But it was this week that the apparent identities of the people involved became clear.

Brown said the four had traveled together from South Carolina so one of them could get a tummy tuck from a doctor in Matamoros.

Mexican officials said Friday's attack and abduction happened just 2½ hours after the group crossed the border for a medical appointment.

Tamaulipas state Attorney General Irving Barrios Mojica said the victims were found Tuesday around 8 a.m. in a house outside Matamoros.

One of the surviving U.S. citizens was found wounded and the other was unharmed, Tamaulipas Gov. Américo Villarreal said after confirming two Americans died. A suspect who was standing guard over them has been arrested.

Barrios Mojica said no ransom had been demanded.

Both survivors were returned to the United States on Tuesday, in a convoy of ambulances and SUVs that was escorted by Mexican military Humvees and National Guard trucks with mounted machine guns. 

Many Americans visit

The State Department lists Tamaulipas as a Level 4, Do Not Travel destination. But Americans still cross the border overland – to visit extended families that straddle or for less expensive medical care.

Charlene D’Cruz, an immigration attorney in Brownsville who works with asylum-seekers and travels frequently to Matamoros, said it's not uncommon for U.S. citizens to travel to Matamoros for medical procedures ranging from dental work to cancer treatment to cosmetic surgery and cheaper prescriptions. The treatments are often offered at a fraction of U.S. costs, she said.

One place in particular, the Centro Medico Internacional, houses doctors specializing in an array of specialties, said D'Cruz, who traveled there last year for a respiratory exam. The new case has made her and others postpone future trips, she said.

"This is brutal," D'Cruz said. "It's horrible."

Mexican army soldiers prepare a search mission for four U.S. citizens kidnapped by gunmen at Matamoros, Mexico, Monday, March 6, 2023. Mexican President Andres Manuel Lopez Obrador said the four Americans were going to buy medicine and were caught in the crossfire between two armed groups after they had entered Matamoros, across from Brownsville, Texas, on Friday.
Mexican army soldiers prepare a search mission for four U.S. citizens kidnapped by gunmen at Matamoros, Mexico, Monday, March 6, 2023. Mexican President Andres Manuel Lopez Obrador said the four Americans were going to buy medicine and were caught in the crossfire between two armed groups after they had entered Matamoros, across from Brownsville, Texas, on Friday.

For people who live on the Mexican side of the border, the situation may be different.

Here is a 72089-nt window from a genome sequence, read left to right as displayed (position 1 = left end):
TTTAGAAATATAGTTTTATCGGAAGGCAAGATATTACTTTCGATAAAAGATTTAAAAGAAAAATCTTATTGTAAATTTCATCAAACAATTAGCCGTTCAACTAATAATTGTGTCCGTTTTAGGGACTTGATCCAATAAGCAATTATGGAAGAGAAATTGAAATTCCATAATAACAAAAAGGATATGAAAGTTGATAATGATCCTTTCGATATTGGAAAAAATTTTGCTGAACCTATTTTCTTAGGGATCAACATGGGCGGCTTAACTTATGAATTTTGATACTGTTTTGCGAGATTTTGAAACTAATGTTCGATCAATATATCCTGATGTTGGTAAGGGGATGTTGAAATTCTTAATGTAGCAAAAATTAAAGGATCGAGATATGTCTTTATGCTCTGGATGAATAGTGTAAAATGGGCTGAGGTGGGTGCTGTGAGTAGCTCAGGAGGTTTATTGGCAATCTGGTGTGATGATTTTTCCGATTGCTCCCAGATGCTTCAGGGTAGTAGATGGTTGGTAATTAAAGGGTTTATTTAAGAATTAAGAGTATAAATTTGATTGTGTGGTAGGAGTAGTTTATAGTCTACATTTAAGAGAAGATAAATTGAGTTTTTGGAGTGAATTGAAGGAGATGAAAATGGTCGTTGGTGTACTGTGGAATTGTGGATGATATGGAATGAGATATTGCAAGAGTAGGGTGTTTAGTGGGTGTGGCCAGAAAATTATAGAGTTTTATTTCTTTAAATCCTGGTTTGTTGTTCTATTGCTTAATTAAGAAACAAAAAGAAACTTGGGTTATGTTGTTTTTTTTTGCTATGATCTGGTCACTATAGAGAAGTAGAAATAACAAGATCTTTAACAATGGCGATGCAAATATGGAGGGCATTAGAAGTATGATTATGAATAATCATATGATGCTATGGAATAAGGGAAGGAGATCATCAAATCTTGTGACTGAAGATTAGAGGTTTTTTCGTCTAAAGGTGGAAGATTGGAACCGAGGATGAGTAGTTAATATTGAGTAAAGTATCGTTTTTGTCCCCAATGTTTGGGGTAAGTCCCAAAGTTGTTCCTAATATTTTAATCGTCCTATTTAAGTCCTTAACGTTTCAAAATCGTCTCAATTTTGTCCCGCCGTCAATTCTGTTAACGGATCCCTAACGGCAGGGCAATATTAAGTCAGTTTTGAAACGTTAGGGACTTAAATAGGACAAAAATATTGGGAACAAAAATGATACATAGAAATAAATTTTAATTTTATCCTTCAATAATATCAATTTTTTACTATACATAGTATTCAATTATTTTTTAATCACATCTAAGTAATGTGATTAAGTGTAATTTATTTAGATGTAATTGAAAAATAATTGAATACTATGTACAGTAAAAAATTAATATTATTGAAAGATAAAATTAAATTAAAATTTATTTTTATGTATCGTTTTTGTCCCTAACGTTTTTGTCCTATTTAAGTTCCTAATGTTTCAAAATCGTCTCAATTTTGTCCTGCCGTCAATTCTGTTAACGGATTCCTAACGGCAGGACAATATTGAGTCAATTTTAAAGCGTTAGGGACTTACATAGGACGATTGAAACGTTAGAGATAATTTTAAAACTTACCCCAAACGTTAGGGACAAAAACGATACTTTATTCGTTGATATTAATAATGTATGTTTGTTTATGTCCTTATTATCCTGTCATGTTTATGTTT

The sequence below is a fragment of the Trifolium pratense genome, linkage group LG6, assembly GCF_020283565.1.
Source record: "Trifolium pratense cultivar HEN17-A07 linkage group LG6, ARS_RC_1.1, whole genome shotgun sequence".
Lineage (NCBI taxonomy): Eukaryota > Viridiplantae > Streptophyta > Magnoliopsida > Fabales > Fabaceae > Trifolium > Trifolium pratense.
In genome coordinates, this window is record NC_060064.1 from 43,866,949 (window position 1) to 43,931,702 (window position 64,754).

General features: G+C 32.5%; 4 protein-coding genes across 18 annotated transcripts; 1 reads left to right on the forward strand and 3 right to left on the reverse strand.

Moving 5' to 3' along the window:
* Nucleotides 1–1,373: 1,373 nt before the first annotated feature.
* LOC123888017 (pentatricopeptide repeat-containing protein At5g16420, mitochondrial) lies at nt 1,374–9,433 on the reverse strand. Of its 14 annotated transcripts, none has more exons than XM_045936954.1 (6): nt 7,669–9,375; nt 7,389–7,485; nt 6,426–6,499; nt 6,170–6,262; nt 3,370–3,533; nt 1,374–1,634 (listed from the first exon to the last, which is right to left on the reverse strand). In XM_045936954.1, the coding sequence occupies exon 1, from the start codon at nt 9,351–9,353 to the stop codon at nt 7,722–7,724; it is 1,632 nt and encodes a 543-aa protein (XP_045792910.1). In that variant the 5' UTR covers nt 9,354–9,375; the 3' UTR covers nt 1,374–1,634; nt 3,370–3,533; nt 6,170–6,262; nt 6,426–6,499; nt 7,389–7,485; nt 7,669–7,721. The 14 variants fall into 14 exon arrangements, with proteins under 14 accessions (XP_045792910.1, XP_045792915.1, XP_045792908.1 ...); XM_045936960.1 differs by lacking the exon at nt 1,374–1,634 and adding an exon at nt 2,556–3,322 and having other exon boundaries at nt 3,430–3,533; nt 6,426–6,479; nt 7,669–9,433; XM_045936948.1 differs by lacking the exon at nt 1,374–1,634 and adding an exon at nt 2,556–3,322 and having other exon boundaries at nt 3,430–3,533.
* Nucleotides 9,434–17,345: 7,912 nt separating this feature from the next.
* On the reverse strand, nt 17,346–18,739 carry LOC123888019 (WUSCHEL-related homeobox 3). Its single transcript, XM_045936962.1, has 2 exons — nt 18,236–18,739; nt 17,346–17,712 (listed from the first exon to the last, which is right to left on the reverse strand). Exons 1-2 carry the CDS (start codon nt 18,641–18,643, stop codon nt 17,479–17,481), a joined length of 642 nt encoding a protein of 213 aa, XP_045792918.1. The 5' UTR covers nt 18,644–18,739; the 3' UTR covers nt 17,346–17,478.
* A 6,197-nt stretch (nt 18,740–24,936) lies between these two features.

Advocates have been warning for years that migrants were being kidnapped, extorted and killed in north Mexican border towns such as Matamoros, Reynosa and Nueva Laredo as they waited their turn to seek asylum in the United States. But rarely did that violence extend to U.S. citizens, they said. Cartels would prefer not to draw U.S. attention to their illicit activities.

People working with migrants in Tamaulipas, though, say migrants must pay the cartel to transit the state and for permission to attempt crossings of the Rio Grande into the United States. Some say migrants in Matamoros are extorted by the cartel to be allowed free movement.

“You pay a fee, and they give you a code … and then they check your code,” said Abraham Barberi, a U.S.-citizen pastor operating a migrant shelter in Matamoros. “It’s a one-time deal.”

Kidnappings difficult to quantify

Duncan Wood, vice president of the Wilson Center, a Washington-based think tank, and senior adviser to the Mexico Institute, said cartels and criminal groups may target migrants or wealthy people  but tend to avoid everyday U.S. citizens because of the attention such cases carry.

Even though Matamoros is in Tamaulipas, which the U.S. State Department says travelers should avoid because of the danger of kidnapping and other crimes, he said it was possible the Americans were mistaken for rivals or migrants.

“If they were, in fact, going over for medical tourism, which happens all the time, then generally they would have been left alone by Mexican organized crime,” he said.

Wood, who spent 17 years living in Mexico and has studied the country for nearly three decades, said he knows the pain such incidents can cause. When he was a professor, he said, several of his students were kidnapped for ransom.